The Investigating, Professional Conduct or Health Committees may decide to suspend an osteopath's registration (impose an interim suspension order) if it is considered necessary in order to protect patients and members of the public during an investigation. Guidance on Imposing Interim Suspension Orders is used by the fitness to practise committees, when considering whether to impose an interim suspension order. The Professional Conduct Committee and Health Committee can also decide to impose an interim suspension order pending an appeal against a decision.

Concluding a case without a hearing (Rule 8)

In certain circumstances, cases that the Investigating Committee has referred to the Professional Conduct Committee may be concluded without a hearing. The procedure for dealing with these types of case is set out in Rule 8 of the General Osteopathic Council (Professional Conduct Committee) (Procedure) Rules. The Professional Conduct Committee will only consider using this procedure if the case meets certain criteria, and if the Committee thinks that the sanction of admonishment would be appropriate.

Before deciding whether or not to use the procedure, the PCC will consider the views of the complainant and the registrant. The registrant must agree that the case can be considered without a hearing, and must be prepared to fully admit the facts and the allegations against him or her. The determination of the Committee will be published on the GOsC website in the usual way.

For further information about this and about the criteria for disposing of a case under Rule 8, and the procedures involved, see PCC Practice Note - Consensual Disposal: Rule 8 and the guidance for registrants.


Professional Conduct Committee

If the complaint concerns an osteopath's professional conduct or competence, or a criminal conviction that is relevant to his/her work, it will be heard by the Professional Conduct Committee. You may need to attend the hearing as a witness to give evidence on oath about your complaint. See the Hearings section for more information about hearings and what happens after a hearing.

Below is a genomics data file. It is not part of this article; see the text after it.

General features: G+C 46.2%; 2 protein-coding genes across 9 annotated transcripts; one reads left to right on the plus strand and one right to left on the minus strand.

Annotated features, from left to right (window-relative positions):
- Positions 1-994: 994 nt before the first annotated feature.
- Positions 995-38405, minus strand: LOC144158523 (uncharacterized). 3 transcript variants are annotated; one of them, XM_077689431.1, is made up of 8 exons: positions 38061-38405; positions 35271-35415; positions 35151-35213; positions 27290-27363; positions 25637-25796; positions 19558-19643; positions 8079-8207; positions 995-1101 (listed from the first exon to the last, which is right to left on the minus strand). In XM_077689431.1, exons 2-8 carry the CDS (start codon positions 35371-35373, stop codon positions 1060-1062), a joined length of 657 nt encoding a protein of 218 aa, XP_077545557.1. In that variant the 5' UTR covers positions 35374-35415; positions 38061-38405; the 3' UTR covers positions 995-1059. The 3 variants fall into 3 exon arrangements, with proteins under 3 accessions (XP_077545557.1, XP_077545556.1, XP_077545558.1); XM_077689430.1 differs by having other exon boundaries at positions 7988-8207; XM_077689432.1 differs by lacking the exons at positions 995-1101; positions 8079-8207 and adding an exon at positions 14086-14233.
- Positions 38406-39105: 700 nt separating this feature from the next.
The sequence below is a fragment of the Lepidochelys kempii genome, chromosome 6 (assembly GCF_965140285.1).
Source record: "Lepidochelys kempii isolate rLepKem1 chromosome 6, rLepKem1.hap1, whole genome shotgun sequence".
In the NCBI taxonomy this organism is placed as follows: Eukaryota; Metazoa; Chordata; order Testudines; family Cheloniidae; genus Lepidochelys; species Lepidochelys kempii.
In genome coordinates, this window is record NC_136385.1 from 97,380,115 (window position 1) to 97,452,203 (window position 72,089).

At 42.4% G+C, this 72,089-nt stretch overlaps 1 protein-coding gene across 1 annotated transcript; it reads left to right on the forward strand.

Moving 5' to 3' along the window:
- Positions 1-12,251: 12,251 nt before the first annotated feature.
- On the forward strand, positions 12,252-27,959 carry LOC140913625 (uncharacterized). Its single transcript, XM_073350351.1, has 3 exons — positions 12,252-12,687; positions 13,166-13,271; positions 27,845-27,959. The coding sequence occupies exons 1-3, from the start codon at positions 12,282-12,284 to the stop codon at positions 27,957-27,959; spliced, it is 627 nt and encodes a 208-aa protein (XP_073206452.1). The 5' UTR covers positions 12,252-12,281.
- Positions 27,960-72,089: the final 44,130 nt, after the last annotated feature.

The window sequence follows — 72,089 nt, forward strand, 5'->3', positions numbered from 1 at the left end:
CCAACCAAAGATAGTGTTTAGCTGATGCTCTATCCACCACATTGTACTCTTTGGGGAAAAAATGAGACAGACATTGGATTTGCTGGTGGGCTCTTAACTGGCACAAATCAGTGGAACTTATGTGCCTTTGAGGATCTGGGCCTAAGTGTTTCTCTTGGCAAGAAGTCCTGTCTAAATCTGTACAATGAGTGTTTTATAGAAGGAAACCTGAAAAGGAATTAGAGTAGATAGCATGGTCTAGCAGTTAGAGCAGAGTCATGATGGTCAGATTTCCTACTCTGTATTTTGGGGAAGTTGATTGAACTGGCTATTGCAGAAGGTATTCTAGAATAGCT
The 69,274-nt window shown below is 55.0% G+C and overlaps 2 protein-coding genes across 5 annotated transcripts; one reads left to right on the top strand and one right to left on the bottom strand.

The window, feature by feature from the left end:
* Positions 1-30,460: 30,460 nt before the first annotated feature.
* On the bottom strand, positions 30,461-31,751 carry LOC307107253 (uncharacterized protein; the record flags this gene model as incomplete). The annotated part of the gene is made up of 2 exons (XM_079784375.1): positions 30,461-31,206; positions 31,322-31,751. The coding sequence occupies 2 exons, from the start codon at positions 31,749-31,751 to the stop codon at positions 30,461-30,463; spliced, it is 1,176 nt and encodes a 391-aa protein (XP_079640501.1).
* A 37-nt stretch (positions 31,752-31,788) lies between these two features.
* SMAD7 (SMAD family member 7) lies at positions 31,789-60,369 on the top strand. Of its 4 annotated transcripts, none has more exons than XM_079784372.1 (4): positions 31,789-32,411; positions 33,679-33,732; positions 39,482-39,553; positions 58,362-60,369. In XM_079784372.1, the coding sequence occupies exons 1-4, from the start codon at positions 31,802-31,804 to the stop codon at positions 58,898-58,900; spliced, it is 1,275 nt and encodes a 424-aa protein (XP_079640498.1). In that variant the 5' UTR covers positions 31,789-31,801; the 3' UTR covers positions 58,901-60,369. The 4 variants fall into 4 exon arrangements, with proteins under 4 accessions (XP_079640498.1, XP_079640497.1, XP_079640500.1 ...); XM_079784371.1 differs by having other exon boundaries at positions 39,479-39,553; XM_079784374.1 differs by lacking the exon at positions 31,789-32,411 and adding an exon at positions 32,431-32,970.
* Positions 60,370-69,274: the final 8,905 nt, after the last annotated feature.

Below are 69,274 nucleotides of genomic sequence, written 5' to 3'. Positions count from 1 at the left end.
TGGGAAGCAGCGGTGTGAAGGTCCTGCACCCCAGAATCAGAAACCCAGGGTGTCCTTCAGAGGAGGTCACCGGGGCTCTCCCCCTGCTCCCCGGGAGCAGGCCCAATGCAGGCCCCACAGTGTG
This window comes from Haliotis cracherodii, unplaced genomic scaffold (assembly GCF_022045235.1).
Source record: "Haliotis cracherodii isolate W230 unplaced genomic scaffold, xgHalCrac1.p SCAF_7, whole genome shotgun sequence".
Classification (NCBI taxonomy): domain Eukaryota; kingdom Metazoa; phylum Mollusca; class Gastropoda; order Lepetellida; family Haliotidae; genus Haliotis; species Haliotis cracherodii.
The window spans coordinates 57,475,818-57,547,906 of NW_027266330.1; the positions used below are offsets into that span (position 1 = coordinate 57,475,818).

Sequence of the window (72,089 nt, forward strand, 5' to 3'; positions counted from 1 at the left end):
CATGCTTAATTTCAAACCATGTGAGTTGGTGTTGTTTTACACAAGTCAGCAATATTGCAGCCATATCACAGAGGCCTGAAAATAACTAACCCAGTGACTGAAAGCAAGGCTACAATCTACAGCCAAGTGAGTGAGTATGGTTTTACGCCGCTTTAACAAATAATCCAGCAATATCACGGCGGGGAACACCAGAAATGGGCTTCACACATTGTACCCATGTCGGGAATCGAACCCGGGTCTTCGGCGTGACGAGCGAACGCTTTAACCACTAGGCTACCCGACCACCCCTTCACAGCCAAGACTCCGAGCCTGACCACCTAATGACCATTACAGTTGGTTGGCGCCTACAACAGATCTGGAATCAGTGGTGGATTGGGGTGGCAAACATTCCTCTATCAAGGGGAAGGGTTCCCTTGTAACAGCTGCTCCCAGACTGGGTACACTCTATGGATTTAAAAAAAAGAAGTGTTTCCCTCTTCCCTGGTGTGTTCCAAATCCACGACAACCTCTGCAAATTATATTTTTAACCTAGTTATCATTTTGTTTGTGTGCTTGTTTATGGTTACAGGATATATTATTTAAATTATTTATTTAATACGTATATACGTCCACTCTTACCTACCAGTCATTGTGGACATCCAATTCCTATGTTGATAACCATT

Health Committee

Complaints about an osteopath's mental or physical health are passed to the Health Committee, which is made up of osteopaths and non-osteopaths and at least one registered medical practitioner. This committee can look at cases without having a hearing. It meets in private because it has to consider an osteopath’s medical condition.

If there are serious worries about the osteopath’s health, the committee may require the osteopath to meet certain conditions. There is Guidance for the Health Committee on Formulating Conditions of Practice Orders to assist the committee if it decides to impose Conditions of Practice. The committee can also stop the osteopath from working for a set time by suspending their registration.

Osteopaths: if a complaint is made against you...

...we will provide you with guidance in our Fitness to practice - complaints procedure booklet, that explains what you need to do at each stage of the process.

Voluntary Removal Policy

If an osteopath who is the subject of an ongoing fitness to practise investigation asks to be removed from the Register of osteopaths, the Registrar will consider a number of factors before deciding whether to agree to remove the osteopath from the Register. The factors to be considered are contained in our Vountary Removal Policy and include whether it is necessary from a public safety point of view that the osteopath does undergo a fitness to practise hearing and the views of the person who made the complaint about the osteopath